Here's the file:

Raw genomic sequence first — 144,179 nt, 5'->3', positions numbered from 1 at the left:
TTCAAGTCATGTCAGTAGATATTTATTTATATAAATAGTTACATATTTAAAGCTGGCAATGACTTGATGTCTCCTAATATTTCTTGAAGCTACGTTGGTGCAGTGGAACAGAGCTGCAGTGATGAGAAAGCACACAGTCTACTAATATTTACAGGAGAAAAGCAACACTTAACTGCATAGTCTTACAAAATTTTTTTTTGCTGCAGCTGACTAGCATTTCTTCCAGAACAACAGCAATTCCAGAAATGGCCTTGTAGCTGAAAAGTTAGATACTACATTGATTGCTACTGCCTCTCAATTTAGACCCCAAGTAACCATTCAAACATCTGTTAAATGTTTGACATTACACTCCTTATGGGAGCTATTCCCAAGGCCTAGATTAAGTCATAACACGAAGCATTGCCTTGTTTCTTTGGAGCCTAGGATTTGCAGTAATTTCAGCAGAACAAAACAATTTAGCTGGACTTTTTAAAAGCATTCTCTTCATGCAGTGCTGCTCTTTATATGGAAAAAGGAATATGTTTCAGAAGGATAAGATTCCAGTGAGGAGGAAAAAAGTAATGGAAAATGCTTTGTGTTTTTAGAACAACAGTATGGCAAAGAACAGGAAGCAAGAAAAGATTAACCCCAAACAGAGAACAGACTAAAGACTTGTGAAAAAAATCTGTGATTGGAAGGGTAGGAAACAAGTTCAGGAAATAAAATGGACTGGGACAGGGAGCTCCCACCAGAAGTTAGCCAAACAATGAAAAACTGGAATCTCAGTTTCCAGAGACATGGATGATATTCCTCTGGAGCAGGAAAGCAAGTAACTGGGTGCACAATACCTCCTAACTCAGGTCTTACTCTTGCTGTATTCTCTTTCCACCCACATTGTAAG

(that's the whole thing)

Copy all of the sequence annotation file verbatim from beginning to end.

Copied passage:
Raw genomic sequence first — 144,179 nt, 5'->3', positions numbered from 1 at the left:
TTCAAGTCATGTCAGTAGATATTTATTTATATAAATAGTTACATATTTAAAGCTGGCAATGACTTGATGTCTCCTAATATTTCTTGAAGCTACGTTGGTGCAGTGGAACAGAGCTGCAGTGATGAGAAAGCACACAGTCTACTAATATTTACAGGAGAAAAGCAACACTTAACTGCATAGTCTTACAAAATTTTTTTTTGCTGCAGCTGACTAGCATTTCTTCCAGAACAACAGCAATTCCAGAAATGGCCTTGTAGCTGAAAAGTTAGATACTACATTGATTGCTACTGCCTCTCAATTTAGACCCCAAGTAACCATTCAAACATCTGTTAAATGTTTGACATTACACTCCTTATGGGAGCTATTCCCAAGGCCTAGATTAAGTCATAACACGAAGCATTGCCTTGTTTCTTTGGAGCCTAGGATTTGCAGTAATTTCAGCAGAACAAAACAATTTAGCTGGACTTTTTAAAAGCATTCTCTTCATGCAGTGCTGCTCTTTATATGGAAAAAGGAATATGTTTCAGAAGGATAAGATTCCAGTGAGGAGGAAAAAAGTAATGGAAAATGCTTTGTGTTTTTAGAACAACAGTATGGCAAAGAACAGGAAGCAAGAAAAGATTAACCCCAAACAGAGAACAGACTAAAGACTTGTGAAAAAAATCTGTGATTGGAAGGGTAGGAAACAAGTTCAGGAAATAAAATGGACTGGGACAGGGAGCTCCCACCAGAAGTTAGCCAAACAATGAAAAACTGGAATCTCAGTTTCCAGAGACATGGATGATATTCCTCTGGAGCAGGAAAGCAAGTAACTGGGTGCACAATACCTCCTAACTCAGGTCTTACTCTTGCTGTATTCTCTTTCCACCCACATTGTAAG